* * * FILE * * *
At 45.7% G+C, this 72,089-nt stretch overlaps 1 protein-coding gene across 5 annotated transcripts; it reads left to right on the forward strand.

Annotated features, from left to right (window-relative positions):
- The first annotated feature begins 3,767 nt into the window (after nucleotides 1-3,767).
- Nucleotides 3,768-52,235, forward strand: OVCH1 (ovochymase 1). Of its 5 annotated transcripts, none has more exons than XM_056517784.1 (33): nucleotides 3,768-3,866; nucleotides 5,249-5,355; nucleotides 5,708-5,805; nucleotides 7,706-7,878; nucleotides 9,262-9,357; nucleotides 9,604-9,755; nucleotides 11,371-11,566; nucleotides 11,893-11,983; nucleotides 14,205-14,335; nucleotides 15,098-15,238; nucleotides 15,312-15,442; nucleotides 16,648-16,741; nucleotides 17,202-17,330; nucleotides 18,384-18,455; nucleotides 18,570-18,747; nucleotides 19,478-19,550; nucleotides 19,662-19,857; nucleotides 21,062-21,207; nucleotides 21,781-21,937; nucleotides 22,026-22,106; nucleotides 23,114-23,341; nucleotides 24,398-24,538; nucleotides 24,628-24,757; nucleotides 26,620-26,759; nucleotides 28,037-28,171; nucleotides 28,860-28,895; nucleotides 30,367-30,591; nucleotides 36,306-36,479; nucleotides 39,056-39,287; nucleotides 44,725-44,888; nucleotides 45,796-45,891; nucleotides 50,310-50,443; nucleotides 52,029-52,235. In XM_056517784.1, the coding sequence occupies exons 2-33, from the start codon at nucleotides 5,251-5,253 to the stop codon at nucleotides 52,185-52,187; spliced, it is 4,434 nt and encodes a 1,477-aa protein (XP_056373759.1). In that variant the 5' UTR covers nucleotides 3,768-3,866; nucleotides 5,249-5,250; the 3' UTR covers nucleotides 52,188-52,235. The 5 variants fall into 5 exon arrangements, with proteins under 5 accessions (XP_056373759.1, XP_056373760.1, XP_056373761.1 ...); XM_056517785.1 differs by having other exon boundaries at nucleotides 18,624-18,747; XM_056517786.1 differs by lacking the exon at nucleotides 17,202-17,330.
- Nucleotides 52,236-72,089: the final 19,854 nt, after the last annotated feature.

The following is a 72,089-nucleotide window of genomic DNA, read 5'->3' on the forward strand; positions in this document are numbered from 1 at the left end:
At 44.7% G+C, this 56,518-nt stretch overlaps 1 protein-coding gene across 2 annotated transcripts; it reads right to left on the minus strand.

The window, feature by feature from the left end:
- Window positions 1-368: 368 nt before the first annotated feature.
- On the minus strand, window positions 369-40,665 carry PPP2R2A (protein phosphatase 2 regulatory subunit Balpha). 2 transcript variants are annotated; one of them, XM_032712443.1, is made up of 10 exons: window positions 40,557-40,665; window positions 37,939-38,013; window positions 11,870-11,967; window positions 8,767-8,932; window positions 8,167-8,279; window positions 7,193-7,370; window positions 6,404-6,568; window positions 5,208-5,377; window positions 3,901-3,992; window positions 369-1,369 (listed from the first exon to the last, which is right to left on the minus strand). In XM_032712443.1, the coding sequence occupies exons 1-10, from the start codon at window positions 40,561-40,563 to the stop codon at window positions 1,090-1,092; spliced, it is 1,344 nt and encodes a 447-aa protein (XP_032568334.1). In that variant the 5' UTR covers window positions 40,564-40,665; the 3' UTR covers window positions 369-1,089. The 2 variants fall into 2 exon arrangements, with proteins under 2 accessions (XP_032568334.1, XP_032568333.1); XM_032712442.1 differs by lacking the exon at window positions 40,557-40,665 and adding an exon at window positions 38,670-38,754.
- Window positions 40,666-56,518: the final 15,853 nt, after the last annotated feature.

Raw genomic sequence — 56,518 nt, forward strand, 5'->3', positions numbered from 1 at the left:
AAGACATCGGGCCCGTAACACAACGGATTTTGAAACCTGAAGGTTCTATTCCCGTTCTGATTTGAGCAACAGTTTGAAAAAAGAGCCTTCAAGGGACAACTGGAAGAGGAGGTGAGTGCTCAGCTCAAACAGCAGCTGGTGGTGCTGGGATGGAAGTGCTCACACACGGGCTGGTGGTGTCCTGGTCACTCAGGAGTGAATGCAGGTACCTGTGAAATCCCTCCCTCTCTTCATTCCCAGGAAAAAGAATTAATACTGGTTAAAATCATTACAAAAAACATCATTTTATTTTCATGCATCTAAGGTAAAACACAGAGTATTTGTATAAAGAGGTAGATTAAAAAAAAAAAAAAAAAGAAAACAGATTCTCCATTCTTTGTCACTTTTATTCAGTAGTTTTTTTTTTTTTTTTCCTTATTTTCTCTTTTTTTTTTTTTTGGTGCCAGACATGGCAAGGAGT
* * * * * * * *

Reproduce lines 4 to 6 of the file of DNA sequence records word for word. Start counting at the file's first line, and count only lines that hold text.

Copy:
- Nucleotides 3,768-52,235, forward strand: OVCH1 (ovochymase 1). Of its 5 annotated transcripts, none has more exons than XM_056517784.1 (33): nucleotides 3,768-3,866; nucleotides 5,249-5,355; nucleotides 5,708-5,805; nucleotides 7,706-7,878; nucleotides 9,262-9,357; nucleotides 9,604-9,755; nucleotides 11,371-11,566; nucleotides 11,893-11,983; nucleotides 14,205-14,335; nucleotides 15,098-15,238; nucleotides 15,312-15,442; nucleotides 16,648-16,741; nucleotides 17,202-17,330; nucleotides 18,384-18,455; nucleotides 18,570-18,747; nucleotides 19,478-19,550; nucleotides 19,662-19,857; nucleotides 21,062-21,207; nucleotides 21,781-21,937; nucleotides 22,026-22,106; nucleotides 23,114-23,341; nucleotides 24,398-24,538; nucleotides 24,628-24,757; nucleotides 26,620-26,759; nucleotides 28,037-28,171; nucleotides 28,860-28,895; nucleotides 30,367-30,591; nucleotides 36,306-36,479; nucleotides 39,056-39,287; nucleotides 44,725-44,888; nucleotides 45,796-45,891; nucleotides 50,310-50,443; nucleotides 52,029-52,235. In XM_056517784.1, the coding sequence occupies exons 2-33, from the start codon at nucleotides 5,251-5,253 to the stop codon at nucleotides 52,185-52,187; spliced, it is 4,434 nt and encodes a 1,477-aa protein (XP_056373759.1). In that variant the 5' UTR covers nucleotides 3,768-3,866; nucleotides 5,249-5,250; the 3' UTR covers nucleotides 52,188-52,235. The 5 variants fall into 5 exon arrangements, with proteins under 5 accessions (XP_056373759.1, XP_056373760.1, XP_056373761.1 ...); XM_056517785.1 differs by having other exon boundaries at nucleotides 18,624-18,747; XM_056517786.1 differs by lacking the exon at nucleotides 17,202-17,330.
- Nucleotides 52,236-72,089: the final 19,854 nt, after the last annotated feature.

The following is a 72,089-nucleotide window of genomic DNA, read 5'->3' on the forward strand; positions in this document are numbered from 1 at the left end: